Recently my art teacher asked me how I get my ideas. The answer lies partly with my practices of Focusing and TRE. My ongoing objective in my artwork is personal integration and self- realization. Also in my regular practice of Focusing and TRE I am always applying those skills to generating ideas for my artwork. My practices are so ingrained and a part of me that it feels like play to access them.
In my Focusing I am going inside my core area, grounding my feet, legs arms and hands and sensing for what needs my attention. This is something that I can do any time, so when I am wondering about a theme or an idea I start sensing more about it. That might come as a feel of how it is- in words or descriptions. As I explore how it feels, more descriptions or possibilities emerge. I might engage with this process several times in relation to a possibility and it could emerge into one or more projects- either a sculpture, assemblage or a painting or a feeling I want to capture in a piece of work. Sometimes I experience only a fragment and as I start creating something, the work itself evolves.
TRE™ Tension Releasing Exercises make a contribution as I shake out tension regularly, experience feeling more grounded and am thus more able to sense what feels right. The more I practice doing that, the more easily I am able to check in and sense on an ongoing basis. The more I practice, the more my skills can be brought to bear in relation to any area of my work or life. Often I wake up with an idea of how to use a found object when the day before I have been wondering –What can I make of that object that I collected or found.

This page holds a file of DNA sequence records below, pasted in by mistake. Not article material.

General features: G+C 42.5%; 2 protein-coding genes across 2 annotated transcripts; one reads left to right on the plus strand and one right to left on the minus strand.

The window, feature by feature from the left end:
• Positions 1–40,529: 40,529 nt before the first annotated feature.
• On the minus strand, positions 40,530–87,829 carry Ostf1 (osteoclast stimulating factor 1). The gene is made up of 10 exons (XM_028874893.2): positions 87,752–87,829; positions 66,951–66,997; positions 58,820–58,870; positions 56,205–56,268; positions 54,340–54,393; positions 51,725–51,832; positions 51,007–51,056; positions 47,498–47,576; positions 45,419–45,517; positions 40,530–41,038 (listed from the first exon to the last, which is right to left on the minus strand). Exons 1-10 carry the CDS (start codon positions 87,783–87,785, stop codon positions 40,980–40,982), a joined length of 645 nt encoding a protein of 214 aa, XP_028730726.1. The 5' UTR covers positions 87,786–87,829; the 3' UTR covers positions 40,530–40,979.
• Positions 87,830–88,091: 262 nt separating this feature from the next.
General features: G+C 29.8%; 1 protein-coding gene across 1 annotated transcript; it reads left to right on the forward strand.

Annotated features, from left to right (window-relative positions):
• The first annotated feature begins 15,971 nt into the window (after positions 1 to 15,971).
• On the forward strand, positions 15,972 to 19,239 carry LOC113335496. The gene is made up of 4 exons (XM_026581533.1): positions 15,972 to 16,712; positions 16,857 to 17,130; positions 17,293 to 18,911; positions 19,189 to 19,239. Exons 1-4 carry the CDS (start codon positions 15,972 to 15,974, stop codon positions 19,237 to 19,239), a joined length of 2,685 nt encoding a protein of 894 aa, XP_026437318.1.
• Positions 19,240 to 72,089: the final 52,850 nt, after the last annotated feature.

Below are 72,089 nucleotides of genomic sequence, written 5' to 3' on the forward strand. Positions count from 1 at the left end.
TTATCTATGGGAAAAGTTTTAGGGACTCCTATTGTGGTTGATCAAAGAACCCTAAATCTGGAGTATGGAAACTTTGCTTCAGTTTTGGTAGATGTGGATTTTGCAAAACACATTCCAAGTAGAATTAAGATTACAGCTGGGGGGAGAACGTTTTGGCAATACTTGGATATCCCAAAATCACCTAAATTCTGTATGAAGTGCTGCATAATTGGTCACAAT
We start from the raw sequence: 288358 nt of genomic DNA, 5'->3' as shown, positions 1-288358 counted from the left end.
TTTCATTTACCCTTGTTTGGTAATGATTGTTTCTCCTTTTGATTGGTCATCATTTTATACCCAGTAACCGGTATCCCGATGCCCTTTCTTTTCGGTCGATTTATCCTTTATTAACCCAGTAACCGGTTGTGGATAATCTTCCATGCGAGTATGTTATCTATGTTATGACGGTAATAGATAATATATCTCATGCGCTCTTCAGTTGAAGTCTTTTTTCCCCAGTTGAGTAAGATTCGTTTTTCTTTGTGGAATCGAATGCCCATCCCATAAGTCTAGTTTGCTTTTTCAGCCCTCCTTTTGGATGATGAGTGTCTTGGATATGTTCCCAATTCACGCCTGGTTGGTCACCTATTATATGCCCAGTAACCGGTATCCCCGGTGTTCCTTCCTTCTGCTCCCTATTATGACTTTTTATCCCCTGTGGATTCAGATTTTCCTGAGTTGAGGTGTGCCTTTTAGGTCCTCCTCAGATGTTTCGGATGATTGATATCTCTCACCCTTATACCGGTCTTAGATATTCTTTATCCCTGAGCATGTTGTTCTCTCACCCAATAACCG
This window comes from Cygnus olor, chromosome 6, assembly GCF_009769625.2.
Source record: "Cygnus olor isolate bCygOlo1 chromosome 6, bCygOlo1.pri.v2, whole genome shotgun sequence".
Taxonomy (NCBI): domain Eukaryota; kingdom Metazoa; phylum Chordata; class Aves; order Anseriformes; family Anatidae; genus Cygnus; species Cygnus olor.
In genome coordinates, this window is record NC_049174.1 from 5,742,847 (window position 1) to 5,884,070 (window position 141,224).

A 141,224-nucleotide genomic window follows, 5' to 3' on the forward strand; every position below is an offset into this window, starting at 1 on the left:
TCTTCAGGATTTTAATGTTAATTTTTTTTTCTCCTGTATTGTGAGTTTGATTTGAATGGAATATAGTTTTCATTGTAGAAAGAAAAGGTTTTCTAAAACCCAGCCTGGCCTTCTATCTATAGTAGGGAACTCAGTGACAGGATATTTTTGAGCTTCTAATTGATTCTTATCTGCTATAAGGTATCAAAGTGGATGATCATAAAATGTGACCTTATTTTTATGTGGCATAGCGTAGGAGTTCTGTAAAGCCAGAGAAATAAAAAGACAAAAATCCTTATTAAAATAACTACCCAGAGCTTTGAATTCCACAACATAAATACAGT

In my last art show (2004) I had shown assemblages, so people started donating objects to my effort. I had a sense of wanting something to portray making a stand for my art and life. I had 3 wheelbarrows that had been given to me. I started to play with how the three might stand up on their handles and form a huddle. In collaboration with my builder we put them together with bolts and made sure they were solid enough to stand together as a triad. With a few more adjustments- a 2×4 at shoulder height and two 1×2’s vertical from there, a piece of doweling across the top forms the support to hold a 12 inch metal wheel and lo and behold we have the piece “Making a Stand”.